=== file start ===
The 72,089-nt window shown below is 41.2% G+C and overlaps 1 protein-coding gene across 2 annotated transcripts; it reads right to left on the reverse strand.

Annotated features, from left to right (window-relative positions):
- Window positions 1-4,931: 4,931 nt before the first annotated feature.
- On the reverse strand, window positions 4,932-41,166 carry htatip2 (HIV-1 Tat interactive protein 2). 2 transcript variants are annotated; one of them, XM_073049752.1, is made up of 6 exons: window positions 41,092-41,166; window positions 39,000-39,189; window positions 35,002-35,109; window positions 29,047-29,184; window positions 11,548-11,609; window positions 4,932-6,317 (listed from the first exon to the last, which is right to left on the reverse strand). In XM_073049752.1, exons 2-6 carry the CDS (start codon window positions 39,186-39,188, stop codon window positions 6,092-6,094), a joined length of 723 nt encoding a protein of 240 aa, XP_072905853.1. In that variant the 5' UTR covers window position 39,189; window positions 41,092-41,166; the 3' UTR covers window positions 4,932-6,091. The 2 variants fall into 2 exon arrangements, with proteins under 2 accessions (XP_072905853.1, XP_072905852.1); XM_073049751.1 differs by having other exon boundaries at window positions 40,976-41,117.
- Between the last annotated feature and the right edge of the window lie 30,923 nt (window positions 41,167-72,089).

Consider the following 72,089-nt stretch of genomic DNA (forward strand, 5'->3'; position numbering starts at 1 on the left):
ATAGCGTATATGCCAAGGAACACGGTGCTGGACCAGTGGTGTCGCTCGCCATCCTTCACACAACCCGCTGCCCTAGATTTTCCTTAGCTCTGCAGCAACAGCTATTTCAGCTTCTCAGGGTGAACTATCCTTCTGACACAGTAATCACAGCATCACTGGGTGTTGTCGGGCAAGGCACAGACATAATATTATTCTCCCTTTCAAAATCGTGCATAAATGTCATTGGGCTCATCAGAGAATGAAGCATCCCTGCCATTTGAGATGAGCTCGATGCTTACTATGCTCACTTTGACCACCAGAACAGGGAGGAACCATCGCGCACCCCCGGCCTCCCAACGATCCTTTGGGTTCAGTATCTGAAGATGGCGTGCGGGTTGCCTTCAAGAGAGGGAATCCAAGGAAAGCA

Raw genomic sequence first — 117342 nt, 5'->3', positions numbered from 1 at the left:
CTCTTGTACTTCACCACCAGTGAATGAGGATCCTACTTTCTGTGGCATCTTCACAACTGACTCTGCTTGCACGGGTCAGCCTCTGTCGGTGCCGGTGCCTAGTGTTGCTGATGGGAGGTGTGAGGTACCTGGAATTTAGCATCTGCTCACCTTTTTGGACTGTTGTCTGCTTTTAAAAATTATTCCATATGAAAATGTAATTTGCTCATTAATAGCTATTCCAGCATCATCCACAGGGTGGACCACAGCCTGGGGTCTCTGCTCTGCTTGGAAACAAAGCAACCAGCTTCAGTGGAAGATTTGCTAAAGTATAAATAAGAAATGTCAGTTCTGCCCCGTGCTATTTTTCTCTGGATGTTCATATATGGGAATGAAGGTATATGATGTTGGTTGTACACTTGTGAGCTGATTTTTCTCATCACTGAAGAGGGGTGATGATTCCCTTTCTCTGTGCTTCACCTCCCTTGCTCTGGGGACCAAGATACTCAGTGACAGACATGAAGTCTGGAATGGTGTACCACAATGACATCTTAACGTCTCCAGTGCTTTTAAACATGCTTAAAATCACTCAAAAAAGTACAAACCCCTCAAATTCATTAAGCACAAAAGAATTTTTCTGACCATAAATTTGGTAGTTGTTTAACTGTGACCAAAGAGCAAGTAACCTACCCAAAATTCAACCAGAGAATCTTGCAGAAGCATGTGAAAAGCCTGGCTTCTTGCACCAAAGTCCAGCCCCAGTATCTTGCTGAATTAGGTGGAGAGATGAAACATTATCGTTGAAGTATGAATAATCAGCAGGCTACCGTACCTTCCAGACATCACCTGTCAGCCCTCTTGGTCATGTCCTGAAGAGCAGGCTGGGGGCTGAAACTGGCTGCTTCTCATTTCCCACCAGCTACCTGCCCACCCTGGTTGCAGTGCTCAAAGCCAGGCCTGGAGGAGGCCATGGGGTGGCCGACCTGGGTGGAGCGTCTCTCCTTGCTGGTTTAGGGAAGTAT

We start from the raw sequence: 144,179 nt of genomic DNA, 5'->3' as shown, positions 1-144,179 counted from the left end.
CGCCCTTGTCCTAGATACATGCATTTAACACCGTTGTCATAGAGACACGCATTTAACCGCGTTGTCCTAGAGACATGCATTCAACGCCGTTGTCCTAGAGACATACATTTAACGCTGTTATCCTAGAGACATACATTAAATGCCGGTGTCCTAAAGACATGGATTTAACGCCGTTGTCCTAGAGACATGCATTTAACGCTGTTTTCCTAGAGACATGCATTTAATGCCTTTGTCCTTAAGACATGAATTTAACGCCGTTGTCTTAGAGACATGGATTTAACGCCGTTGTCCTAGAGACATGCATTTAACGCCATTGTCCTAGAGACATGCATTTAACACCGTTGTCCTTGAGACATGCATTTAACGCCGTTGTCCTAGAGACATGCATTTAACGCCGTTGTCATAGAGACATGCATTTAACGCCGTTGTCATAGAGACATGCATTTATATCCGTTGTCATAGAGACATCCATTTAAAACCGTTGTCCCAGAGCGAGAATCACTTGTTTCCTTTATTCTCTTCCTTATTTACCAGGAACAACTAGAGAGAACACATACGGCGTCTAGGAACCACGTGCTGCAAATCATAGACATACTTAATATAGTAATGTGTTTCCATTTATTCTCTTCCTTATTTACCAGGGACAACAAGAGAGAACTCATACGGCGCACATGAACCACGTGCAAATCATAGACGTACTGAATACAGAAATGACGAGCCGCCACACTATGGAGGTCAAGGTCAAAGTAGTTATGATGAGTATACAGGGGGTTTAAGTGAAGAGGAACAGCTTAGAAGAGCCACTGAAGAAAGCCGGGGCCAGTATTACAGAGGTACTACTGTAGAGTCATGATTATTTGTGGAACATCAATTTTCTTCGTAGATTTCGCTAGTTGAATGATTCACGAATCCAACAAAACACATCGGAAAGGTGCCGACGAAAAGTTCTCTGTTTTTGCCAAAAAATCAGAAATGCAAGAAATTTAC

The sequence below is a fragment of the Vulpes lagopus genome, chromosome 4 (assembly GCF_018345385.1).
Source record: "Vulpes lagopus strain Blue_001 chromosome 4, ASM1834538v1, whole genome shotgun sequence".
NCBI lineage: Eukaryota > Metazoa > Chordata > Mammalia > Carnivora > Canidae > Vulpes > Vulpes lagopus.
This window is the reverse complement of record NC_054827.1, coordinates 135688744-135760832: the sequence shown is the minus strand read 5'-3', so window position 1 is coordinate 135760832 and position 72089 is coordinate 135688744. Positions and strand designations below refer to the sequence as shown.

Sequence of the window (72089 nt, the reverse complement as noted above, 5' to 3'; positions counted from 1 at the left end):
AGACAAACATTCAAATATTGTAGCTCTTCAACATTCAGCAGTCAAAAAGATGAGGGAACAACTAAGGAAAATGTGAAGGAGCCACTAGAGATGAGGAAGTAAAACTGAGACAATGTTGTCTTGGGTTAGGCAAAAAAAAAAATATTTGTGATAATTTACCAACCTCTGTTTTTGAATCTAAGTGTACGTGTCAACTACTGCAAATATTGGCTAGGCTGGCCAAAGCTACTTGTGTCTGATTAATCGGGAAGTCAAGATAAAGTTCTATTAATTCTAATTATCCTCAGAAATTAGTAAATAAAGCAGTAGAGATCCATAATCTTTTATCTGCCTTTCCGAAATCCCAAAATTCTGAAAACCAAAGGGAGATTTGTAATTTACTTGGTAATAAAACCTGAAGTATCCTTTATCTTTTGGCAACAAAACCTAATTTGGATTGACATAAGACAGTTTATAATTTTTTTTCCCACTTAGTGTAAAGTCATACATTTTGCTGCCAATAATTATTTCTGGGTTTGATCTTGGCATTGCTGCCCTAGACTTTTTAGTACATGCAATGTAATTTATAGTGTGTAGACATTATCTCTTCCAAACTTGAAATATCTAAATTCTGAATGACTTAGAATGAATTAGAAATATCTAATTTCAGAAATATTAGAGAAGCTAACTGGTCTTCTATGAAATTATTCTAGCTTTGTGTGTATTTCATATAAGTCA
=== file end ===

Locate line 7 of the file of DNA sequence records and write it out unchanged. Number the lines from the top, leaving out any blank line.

ATAGCGTATATGCCAAGGAACACGGTGCTGGACCAGTGGTGTCGCTCGCCATCCTTCACACAACCCGCTGCCCTAGATTTTCCTTAGCTCTGCAGCAACAGCTATTTCAGCTTCTCAGGGTGAACTATCCTTCTGACACAGTAATCACAGCATCACTGGGTGTTGTCGGGCAAGGCACAGACATAATATTATTCTCCCTTTCAAAATCGTGCATAAATGTCATTGGGCTCATCAGAGAATGAAGCATCCCTGCCATTTGAGATGAGCTCGATGCTTACTATGCTCACTTTGACCACCAGAACAGGGAGGAACCATCGCGCACCCCCGGCCTCCCAACGATCCTTTGGGTTCAGTATCTGAAGATGGCGTGCGGGTTGCCTTCAAGAGAGGGAATCCAAGGAAAGCA